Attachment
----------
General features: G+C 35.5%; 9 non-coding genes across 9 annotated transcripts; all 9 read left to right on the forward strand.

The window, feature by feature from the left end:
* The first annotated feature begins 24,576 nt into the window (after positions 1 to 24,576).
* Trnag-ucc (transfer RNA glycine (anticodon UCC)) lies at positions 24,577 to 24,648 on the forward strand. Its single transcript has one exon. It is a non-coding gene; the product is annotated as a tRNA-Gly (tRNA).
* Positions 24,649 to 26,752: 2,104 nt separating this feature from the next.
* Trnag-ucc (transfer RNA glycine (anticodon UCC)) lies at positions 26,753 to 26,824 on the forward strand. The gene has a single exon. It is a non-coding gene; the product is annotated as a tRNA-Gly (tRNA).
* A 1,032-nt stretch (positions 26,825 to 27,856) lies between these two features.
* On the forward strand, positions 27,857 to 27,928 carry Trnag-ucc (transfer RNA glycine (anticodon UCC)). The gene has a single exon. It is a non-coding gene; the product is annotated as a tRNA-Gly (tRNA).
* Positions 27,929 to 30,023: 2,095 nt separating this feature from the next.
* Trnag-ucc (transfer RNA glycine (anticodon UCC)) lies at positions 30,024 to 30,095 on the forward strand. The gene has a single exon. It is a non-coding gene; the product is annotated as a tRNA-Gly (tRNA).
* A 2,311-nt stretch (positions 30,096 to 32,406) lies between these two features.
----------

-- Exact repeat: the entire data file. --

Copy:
General features: G+C 35.5%; 9 non-coding genes across 9 annotated transcripts; all 9 read left to right on the forward strand.

The window, feature by feature from the left end:
* The first annotated feature begins 24,576 nt into the window (after positions 1 to 24,576).
* Trnag-ucc (transfer RNA glycine (anticodon UCC)) lies at positions 24,577 to 24,648 on the forward strand. Its single transcript has one exon. It is a non-coding gene; the product is annotated as a tRNA-Gly (tRNA).
* Positions 24,649 to 26,752: 2,104 nt separating this feature from the next.
* Trnag-ucc (transfer RNA glycine (anticodon UCC)) lies at positions 26,753 to 26,824 on the forward strand. The gene has a single exon. It is a non-coding gene; the product is annotated as a tRNA-Gly (tRNA).
* A 1,032-nt stretch (positions 26,825 to 27,856) lies between these two features.
* On the forward strand, positions 27,857 to 27,928 carry Trnag-ucc (transfer RNA glycine (anticodon UCC)). The gene has a single exon. It is a non-coding gene; the product is annotated as a tRNA-Gly (tRNA).
* Positions 27,929 to 30,023: 2,095 nt separating this feature from the next.
* Trnag-ucc (transfer RNA glycine (anticodon UCC)) lies at positions 30,024 to 30,095 on the forward strand. The gene has a single exon. It is a non-coding gene; the product is annotated as a tRNA-Gly (tRNA).
* A 2,311-nt stretch (positions 30,096 to 32,406) lies between these two features.